Expert gardeners and compost enthusiasts often suggest cotton burr compost as an ideal way to enrich garden soil. Left in the fields after harvesting, cotton burrs are the dry husks that surround the fluffy bolls of cotton. Cotton burr compost has the ability to retain lots of moisture, which makes it an ideal amendment for dry soil, such as clay, that leaches water. It also contains plenty of bulk with larger particles that help loosen and aerate dense soil. Look for cotton burr compost (fine-screened and coarse-screened) at garden or lawn supply centers.
Spread a 3- to 5-inch layer of cotton burr compost across the garden soil in the spring before planting time. Mix the compost thoroughly with the top 4 to 6 inches of soil, using a hoe, shovel or garden tiller to provide newly-planted garden seeds with an instant boost of valuable nutrients, such as nitrogen, phosphorous and potassium.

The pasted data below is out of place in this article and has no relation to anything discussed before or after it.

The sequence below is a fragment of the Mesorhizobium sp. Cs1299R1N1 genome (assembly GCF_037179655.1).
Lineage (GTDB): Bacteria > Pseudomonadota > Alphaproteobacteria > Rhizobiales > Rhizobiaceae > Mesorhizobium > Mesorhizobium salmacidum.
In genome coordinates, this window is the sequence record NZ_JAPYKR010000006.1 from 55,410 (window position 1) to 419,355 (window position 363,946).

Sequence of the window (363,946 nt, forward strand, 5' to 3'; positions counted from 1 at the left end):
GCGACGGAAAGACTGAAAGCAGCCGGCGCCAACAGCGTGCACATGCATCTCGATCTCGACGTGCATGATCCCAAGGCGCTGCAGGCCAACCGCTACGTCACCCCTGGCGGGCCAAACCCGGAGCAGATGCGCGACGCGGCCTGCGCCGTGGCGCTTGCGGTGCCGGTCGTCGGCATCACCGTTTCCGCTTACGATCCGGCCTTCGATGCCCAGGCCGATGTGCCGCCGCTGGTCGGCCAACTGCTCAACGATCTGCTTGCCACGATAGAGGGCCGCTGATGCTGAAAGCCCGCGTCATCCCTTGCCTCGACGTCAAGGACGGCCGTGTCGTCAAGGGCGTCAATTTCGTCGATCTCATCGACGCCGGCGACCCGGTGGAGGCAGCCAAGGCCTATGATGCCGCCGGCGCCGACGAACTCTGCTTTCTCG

Build custom-size raised flower beds using 1- by 12-inch boards cut to match the desired length and width of each bed. Spread several layers of overlapping newspaper across the opened base of each flower bed to smother any weed or grass growth. Dampen the newspaper with a misting of water from a garden hose. Add equal amounts of cotton burr compost and plain topsoil to the raised beds to provide an ideal growing soil for a variety of annual or perennial flowers.
Scoop cotton burr compost around the bases of bedding plants and bushes that you’ve already planted. Spread it in a 2-inch thick layer as a mulch to discourage weed growth and maintain moisture levels in the soil.
Encircle newly planted trees with a 2- to 3-inch-thick layer of coarse-screened cotton burr compost to serve as a mulch to keep weeds from growing and encourage adequate root growth. Spread the mulch out in a circle that matches each tree’s drip line (the imaginary circle on the ground that matches the outermost ring of leaves on the tree’s branches) for maximum benefit to the trees.
Sprinkle a 1-inch layer of fine-screened cotton burr compost across the surface of potted plant soil. Mix the compost into the top 2 inches of potting soil with your fingers.
Add a ¼-inch layer of fine-screened cotton burr compost to the surface of a lawn. Rake the compost thoroughly into the grass with a garden rake to make the nutrients more readily available for the lawn.